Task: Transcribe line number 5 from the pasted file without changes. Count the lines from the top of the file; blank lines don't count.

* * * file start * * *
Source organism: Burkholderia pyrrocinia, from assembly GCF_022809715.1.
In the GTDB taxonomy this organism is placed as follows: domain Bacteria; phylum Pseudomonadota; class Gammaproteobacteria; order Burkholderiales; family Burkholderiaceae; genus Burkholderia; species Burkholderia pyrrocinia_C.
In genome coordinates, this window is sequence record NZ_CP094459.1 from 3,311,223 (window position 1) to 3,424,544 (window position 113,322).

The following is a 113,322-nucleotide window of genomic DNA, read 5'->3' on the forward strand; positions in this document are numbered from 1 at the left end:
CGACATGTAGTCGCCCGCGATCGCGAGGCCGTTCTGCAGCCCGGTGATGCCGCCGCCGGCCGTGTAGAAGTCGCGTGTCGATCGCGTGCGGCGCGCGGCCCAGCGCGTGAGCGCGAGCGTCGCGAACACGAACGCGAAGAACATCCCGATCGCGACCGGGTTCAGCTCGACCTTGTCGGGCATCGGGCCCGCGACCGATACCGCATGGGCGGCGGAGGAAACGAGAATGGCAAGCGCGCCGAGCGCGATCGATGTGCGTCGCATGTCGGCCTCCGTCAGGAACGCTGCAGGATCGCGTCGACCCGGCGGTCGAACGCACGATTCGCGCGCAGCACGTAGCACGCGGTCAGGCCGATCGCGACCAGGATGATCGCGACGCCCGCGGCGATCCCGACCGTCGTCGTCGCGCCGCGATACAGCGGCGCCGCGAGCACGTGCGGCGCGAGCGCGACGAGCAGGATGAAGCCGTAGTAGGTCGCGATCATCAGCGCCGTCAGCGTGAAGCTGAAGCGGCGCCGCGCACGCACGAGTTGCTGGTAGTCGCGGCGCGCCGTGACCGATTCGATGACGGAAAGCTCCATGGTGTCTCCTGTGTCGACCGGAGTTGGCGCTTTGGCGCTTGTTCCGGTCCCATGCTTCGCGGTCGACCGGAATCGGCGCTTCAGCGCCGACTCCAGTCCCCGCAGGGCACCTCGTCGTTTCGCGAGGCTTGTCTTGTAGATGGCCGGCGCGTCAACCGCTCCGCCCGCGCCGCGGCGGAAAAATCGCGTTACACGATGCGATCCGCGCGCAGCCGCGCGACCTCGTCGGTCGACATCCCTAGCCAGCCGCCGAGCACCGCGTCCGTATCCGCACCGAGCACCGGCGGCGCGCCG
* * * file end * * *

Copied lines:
CGACATGTAGTCGCCCGCGATCGCGAGGCCGTTCTGCAGCCCGGTGATGCCGCCGCCGGCCGTGTAGAAGTCGCGTGTCGATCGCGTGCGGCGCGCGGCCCAGCGCGTGAGCGCGAGCGTCGCGAACACGAACGCGAAGAACATCCCGATCGCGACCGGGTTCAGCTCGACCTTGTCGGGCATCGGGCCCGCGACCGATACCGCATGGGCGGCGGAGGAAACGAGAATGGCAAGCGCGCCGAGCGCGATCGATGTGCGTCGCATGTCGGCCTCCGTCAGGAACGCTGCAGGATCGCGTCGACCCGGCGGTCGAACGCACGATTCGCGCGCAGCACGTAGCACGCGGTCAGGCCGATCGCGACCAGGATGATCGCGACGCCCGCGGCGATCCCGACCGTCGTCGTCGCGCCGCGATACAGCGGCGCCGCGAGCACGTGCGGCGCGAGCGCGACGAGCAGGATGAAGCCGTAGTAGGTCGCGATCATCAGCGCCGTCAGCGTGAAGCTGAAGCGGCGCCGCGCACGCACGAGTTGCTGGTAGTCGCGGCGCGCCGTGACCGATTCGATGACGGAAAGCTCCATGGTGTCTCCTGTGTCGACCGGAGTTGGCGCTTTGGCGCTTGTTCCGGTCCCATGCTTCGCGGTCGACCGGAATCGGCGCTTCAGCGCCGACTCCAGTCCCCGCAGGGCACCTCGTCGTTTCGCGAGGCTTGTCTTGTAGATGGCCGGCGCGTCAACCGCTCCGCCCGCGCCGCGGCGGAAAAATCGCGTTACACGATGCGATCCGCGCGCAGCCGCGCGACCTCGTCGGTCGACATCCCTAGCCAGCCGCCGAGCACCGCGTCCGTATCCGCACCGAGCACCGGCGGCGCGCCG